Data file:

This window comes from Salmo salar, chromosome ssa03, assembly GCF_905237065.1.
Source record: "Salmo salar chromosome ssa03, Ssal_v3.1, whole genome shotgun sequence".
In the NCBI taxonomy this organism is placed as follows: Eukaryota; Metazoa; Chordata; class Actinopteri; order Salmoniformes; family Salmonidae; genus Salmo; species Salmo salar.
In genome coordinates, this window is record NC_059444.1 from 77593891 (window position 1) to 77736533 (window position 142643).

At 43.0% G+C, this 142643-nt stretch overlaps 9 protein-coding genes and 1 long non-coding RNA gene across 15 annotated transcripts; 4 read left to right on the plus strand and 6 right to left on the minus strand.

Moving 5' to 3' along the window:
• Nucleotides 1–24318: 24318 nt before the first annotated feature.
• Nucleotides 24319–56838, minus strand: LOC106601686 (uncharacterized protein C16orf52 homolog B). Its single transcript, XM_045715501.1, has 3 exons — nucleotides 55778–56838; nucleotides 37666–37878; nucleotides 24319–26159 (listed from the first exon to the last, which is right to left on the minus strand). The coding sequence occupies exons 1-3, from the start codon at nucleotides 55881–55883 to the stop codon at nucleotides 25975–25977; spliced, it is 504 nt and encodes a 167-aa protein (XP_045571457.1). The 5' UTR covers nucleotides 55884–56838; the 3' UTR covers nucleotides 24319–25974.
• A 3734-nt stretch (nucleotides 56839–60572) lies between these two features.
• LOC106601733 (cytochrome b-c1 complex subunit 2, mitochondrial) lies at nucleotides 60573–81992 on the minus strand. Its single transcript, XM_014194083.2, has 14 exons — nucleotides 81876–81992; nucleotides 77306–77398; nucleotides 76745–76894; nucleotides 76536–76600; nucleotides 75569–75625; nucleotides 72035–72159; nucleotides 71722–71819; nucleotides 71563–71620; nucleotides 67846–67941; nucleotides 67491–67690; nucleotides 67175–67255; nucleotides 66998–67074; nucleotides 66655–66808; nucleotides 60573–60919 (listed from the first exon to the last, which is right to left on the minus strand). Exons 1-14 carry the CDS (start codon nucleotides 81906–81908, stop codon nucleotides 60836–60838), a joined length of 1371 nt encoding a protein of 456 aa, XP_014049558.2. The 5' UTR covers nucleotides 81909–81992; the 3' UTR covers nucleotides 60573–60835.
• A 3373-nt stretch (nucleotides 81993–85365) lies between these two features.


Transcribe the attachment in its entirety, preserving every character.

This window comes from Salmo salar, chromosome ssa03, assembly GCF_905237065.1.
Source record: "Salmo salar chromosome ssa03, Ssal_v3.1, whole genome shotgun sequence".
In the NCBI taxonomy this organism is placed as follows: Eukaryota; Metazoa; Chordata; class Actinopteri; order Salmoniformes; family Salmonidae; genus Salmo; species Salmo salar.
In genome coordinates, this window is record NC_059444.1 from 77593891 (window position 1) to 77736533 (window position 142643).

At 43.0% G+C, this 142643-nt stretch overlaps 9 protein-coding genes and 1 long non-coding RNA gene across 15 annotated transcripts; 4 read left to right on the plus strand and 6 right to left on the minus strand.

Moving 5' to 3' along the window:
• Nucleotides 1–24318: 24318 nt before the first annotated feature.
• Nucleotides 24319–56838, minus strand: LOC106601686 (uncharacterized protein C16orf52 homolog B). Its single transcript, XM_045715501.1, has 3 exons — nucleotides 55778–56838; nucleotides 37666–37878; nucleotides 24319–26159 (listed from the first exon to the last, which is right to left on the minus strand). The coding sequence occupies exons 1-3, from the start codon at nucleotides 55881–55883 to the stop codon at nucleotides 25975–25977; spliced, it is 504 nt and encodes a 167-aa protein (XP_045571457.1). The 5' UTR covers nucleotides 55884–56838; the 3' UTR covers nucleotides 24319–25974.
• A 3734-nt stretch (nucleotides 56839–60572) lies between these two features.
• LOC106601733 (cytochrome b-c1 complex subunit 2, mitochondrial) lies at nucleotides 60573–81992 on the minus strand. Its single transcript, XM_014194083.2, has 14 exons — nucleotides 81876–81992; nucleotides 77306–77398; nucleotides 76745–76894; nucleotides 76536–76600; nucleotides 75569–75625; nucleotides 72035–72159; nucleotides 71722–71819; nucleotides 71563–71620; nucleotides 67846–67941; nucleotides 67491–67690; nucleotides 67175–67255; nucleotides 66998–67074; nucleotides 66655–66808; nucleotides 60573–60919 (listed from the first exon to the last, which is right to left on the minus strand). Exons 1-14 carry the CDS (start codon nucleotides 81906–81908, stop codon nucleotides 60836–60838), a joined length of 1371 nt encoding a protein of 456 aa, XP_014049558.2. The 5' UTR covers nucleotides 81909–81992; the 3' UTR covers nucleotides 60573–60835.
• A 3373-nt stretch (nucleotides 81993–85365) lies between these two features.